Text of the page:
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Hinkle Fieldhouse

February 9, 2004 Columns No Comments

A Tour of the Horizon: Inside the Legend

by Nick Dettmann

College basketball is synonymous with the state of Indiana. Hinkle Fieldhouse is synonymous with college basketball.

When you walk into the legendary building, jitters can just run through the biggest college basketball fan. Just knowing what has happened in this staple for college basketball is enough to send those chills.

The Hinkle Fieldhouse, located on the campus of Butler University in Indianapolis, celebrates its 75th Anniversary this season. 75 years of greatness, 75 years of legends and 75 years of memories. There is no greater legacy than the Hinkle Fieldhouse.

Built in 1928, the Hinkle Fieldhouse withstood no changes to it for more than 60 years. Butler played their first game in the arena on March 7, 1928 against Notre Dame. Butler won 21-13 in overtime. Oddly enough, the building was not fully completed for that game, so the official dedication ceremony did not happen until December of that same year.

Upon its opening, it was called the Butler Fieldhouse. It stayed that way until 1966 when the name was changed to Hinkle Fieldhouse in honor of their legendary coach and athletic director Paul D. “Tony” Hinkle.

As the fan approaches the building on a sunny Saturday afternoon through the residential complexes that surround the university, a big smile quickly arises from any basketball fan. After finding that difficult place to locate a parking spot, the fan gets out of his car and fights the urge to get into the arena.

Once inside, the chills return after feeling them upon first site of the building. The fieldhouse with its unique lay-out just captures the attention of the fan. The smells of the hot dogs being made, the sounds of vendors selling the game program and the sights of all the young fans anxious to get to there seats, there is nothing like it. So what? That is what every basketball arena does and feels like, but not at Hinkle – it’s different.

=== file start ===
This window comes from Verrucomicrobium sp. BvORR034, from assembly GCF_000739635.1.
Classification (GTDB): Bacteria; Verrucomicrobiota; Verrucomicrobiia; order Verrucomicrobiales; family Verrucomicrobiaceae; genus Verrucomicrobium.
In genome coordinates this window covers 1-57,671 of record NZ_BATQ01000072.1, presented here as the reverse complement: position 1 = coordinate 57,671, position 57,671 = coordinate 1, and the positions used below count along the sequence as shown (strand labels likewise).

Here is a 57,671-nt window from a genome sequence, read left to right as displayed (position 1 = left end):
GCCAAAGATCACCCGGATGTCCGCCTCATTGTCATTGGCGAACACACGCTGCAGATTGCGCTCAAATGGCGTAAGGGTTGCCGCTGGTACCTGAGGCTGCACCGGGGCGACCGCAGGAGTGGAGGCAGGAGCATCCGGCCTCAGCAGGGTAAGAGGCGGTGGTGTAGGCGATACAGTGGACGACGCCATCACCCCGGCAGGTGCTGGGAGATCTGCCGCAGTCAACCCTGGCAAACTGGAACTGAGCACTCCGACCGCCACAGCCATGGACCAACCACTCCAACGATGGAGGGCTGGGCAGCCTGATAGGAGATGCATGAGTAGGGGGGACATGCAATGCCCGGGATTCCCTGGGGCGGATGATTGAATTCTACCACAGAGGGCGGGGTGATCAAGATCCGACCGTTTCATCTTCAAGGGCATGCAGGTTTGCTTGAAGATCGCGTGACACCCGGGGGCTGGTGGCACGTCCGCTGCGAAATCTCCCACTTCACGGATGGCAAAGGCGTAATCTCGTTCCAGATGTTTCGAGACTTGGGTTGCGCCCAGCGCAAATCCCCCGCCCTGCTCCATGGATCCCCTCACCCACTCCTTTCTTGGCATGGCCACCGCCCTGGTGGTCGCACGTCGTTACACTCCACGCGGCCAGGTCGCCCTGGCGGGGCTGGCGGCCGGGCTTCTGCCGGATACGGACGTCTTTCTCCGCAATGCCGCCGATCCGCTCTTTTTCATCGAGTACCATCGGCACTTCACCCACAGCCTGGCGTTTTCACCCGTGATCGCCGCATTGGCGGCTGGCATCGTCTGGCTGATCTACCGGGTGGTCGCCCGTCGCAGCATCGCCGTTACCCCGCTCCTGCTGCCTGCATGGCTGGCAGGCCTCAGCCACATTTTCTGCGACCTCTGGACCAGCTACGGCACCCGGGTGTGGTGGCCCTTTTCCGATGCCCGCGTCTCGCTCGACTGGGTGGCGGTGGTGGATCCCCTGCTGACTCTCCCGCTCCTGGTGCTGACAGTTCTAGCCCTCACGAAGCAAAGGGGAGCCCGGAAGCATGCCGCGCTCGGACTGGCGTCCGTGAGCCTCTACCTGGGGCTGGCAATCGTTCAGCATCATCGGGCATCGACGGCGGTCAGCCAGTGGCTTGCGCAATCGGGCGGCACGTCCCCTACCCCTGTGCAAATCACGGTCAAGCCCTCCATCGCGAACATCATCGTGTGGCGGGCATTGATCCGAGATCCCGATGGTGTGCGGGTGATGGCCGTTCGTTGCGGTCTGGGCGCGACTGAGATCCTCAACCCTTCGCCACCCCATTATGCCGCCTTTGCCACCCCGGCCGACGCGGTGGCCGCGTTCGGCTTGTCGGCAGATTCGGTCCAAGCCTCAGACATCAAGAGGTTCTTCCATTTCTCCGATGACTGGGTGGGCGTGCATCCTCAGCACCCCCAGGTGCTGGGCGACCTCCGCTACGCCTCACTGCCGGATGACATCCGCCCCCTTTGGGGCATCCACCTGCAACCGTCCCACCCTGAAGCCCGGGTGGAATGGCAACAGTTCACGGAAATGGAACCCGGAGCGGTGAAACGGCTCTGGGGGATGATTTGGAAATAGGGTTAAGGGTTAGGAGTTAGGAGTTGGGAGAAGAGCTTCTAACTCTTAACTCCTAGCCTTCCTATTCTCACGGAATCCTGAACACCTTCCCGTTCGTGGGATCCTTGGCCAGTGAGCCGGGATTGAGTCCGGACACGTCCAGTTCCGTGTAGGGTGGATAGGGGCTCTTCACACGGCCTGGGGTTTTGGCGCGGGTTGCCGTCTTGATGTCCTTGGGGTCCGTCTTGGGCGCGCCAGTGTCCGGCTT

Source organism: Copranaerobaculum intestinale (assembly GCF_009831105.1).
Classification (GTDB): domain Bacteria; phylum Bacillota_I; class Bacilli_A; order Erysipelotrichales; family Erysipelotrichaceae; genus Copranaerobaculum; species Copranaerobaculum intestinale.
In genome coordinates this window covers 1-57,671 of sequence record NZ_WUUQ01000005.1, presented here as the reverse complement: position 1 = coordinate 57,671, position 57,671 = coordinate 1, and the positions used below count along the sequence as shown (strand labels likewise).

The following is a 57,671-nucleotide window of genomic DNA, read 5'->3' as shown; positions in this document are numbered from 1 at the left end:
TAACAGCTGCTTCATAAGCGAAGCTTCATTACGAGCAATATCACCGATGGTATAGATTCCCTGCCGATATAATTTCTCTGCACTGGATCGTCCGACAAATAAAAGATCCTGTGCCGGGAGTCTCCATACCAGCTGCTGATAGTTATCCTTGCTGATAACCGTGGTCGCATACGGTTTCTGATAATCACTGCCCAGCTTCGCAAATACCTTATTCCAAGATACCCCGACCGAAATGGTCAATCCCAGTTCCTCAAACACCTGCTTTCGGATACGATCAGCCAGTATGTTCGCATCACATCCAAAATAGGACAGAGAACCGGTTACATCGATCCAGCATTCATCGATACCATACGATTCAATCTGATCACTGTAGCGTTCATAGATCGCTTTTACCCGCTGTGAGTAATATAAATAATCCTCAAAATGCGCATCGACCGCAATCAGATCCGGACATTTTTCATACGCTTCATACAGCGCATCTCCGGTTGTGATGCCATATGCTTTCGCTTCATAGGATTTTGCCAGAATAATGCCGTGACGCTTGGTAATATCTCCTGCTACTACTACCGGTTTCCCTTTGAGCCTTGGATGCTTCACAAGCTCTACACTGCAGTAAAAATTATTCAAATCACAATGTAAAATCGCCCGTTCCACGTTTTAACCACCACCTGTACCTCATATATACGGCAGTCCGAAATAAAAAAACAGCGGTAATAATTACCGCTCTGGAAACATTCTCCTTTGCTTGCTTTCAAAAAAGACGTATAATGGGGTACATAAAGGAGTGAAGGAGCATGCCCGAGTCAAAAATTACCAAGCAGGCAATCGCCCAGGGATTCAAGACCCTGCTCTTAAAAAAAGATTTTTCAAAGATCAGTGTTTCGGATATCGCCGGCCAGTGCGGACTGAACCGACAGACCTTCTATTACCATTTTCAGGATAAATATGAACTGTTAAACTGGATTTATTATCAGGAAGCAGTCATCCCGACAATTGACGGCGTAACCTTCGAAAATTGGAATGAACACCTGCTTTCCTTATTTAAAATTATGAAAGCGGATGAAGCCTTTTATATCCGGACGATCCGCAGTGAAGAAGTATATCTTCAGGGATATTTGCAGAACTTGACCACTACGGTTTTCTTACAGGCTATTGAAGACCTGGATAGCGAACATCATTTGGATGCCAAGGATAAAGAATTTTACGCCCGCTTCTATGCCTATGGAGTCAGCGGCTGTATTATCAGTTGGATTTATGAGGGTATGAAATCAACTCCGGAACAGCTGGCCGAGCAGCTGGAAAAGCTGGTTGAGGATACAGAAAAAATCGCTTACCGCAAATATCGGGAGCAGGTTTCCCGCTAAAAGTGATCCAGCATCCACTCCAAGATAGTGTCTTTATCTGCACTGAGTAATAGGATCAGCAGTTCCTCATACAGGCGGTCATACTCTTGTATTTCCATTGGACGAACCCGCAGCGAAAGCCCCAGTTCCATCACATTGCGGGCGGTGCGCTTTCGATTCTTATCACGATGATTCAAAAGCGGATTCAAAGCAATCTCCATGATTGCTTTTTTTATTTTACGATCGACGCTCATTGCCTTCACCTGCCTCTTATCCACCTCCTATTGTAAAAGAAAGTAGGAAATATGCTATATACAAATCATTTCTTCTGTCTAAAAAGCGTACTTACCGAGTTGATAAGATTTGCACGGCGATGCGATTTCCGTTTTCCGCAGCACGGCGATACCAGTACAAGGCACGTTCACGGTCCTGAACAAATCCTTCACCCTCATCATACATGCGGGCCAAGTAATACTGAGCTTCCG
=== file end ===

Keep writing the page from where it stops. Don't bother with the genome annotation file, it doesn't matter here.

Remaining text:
After much anticipation, the fan makes his way into the seating area. It is again where the chills come back. Knowing that some of the greatest players in the history of the game have graced the court is just too much to fathom. Even knowing the fact that the championship game of the 1954 Indiana state championship in the movie “Hoosiers, just makes it that all more intriguing.

Going the long way down the court, the stands reach all the way up into the rafters, with some of them being in the all-so-forgotten wooden benches. At the end of the court, in the lower section is the student section, the Dawg Pound. Butler students with a wide-array of personalities and spirit towards their beloved Bulldogs can be spotted.

The court is elevated much like a stage as the sun shines through the windows above the floor and for the action that happen on the court, what a coincidence – the game is center stage within this legend with a spotlight.

As game time approaches the players make their way onto the floor. The cheers of the Bulldogs entering can nearly be deafening, especially in front of a sell-out crowd. The students begin their traditional chants, the pep band plays the fight song and the crowd claps and sings along to get pumped for the game.

Now, it is game time. The teams make their way to their respective benches and the chants and cheers of a capacity crowd of 11,043 gets louder.

After the playing of the National Anthem, the pep band fires up the fighting song once again. The momentum can swing towards the Bulldogs and the game has not even started yet.

Just a shade over two hours later, the game has ended. Fans begin to make their way back to their cars, excited about what they had just seen – even more after a victory. But the fan that is most glowing is the first-timer at the Hinkle Fieldhouse. That fan can sometimes be seen staying a little bit after the game to take in the legendary building.

Big deal? This happens at every single arena across the country each and every single night of college basketball. But at Hinkle Fieldhouse, it is different. Hinkle Fieldhouse is where legends have been born. Hinkle is a legend and it builds legends…legends never die.


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